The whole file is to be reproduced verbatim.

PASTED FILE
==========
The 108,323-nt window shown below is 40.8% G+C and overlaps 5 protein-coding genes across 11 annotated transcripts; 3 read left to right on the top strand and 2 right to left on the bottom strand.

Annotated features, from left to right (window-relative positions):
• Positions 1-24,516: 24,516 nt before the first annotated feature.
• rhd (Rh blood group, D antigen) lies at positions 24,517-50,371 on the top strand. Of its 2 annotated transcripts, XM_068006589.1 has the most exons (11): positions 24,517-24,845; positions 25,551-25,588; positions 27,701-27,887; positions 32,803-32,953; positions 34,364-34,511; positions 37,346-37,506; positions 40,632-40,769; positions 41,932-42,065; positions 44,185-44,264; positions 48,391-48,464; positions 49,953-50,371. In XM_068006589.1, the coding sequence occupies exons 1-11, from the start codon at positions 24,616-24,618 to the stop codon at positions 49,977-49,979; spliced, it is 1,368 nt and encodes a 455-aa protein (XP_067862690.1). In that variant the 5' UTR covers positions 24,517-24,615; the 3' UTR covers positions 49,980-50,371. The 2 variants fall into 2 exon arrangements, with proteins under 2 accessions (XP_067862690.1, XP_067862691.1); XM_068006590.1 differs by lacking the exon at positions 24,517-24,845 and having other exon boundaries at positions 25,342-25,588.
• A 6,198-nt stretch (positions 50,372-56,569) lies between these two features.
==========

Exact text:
The 108,323-nt window shown below is 40.8% G+C and overlaps 5 protein-coding genes across 11 annotated transcripts; 3 read left to right on the top strand and 2 right to left on the bottom strand.

Annotated features, from left to right (window-relative positions):
• Positions 1-24,516: 24,516 nt before the first annotated feature.
• rhd (Rh blood group, D antigen) lies at positions 24,517-50,371 on the top strand. Of its 2 annotated transcripts, XM_068006589.1 has the most exons (11): positions 24,517-24,845; positions 25,551-25,588; positions 27,701-27,887; positions 32,803-32,953; positions 34,364-34,511; positions 37,346-37,506; positions 40,632-40,769; positions 41,932-42,065; positions 44,185-44,264; positions 48,391-48,464; positions 49,953-50,371. In XM_068006589.1, the coding sequence occupies exons 1-11, from the start codon at positions 24,616-24,618 to the stop codon at positions 49,977-49,979; spliced, it is 1,368 nt and encodes a 455-aa protein (XP_067862690.1). In that variant the 5' UTR covers positions 24,517-24,615; the 3' UTR covers positions 49,980-50,371. The 2 variants fall into 2 exon arrangements, with proteins under 2 accessions (XP_067862690.1, XP_067862691.1); XM_068006590.1 differs by lacking the exon at positions 24,517-24,845 and having other exon boundaries at positions 25,342-25,588.
• A 6,198-nt stretch (positions 50,372-56,569) lies between these two features.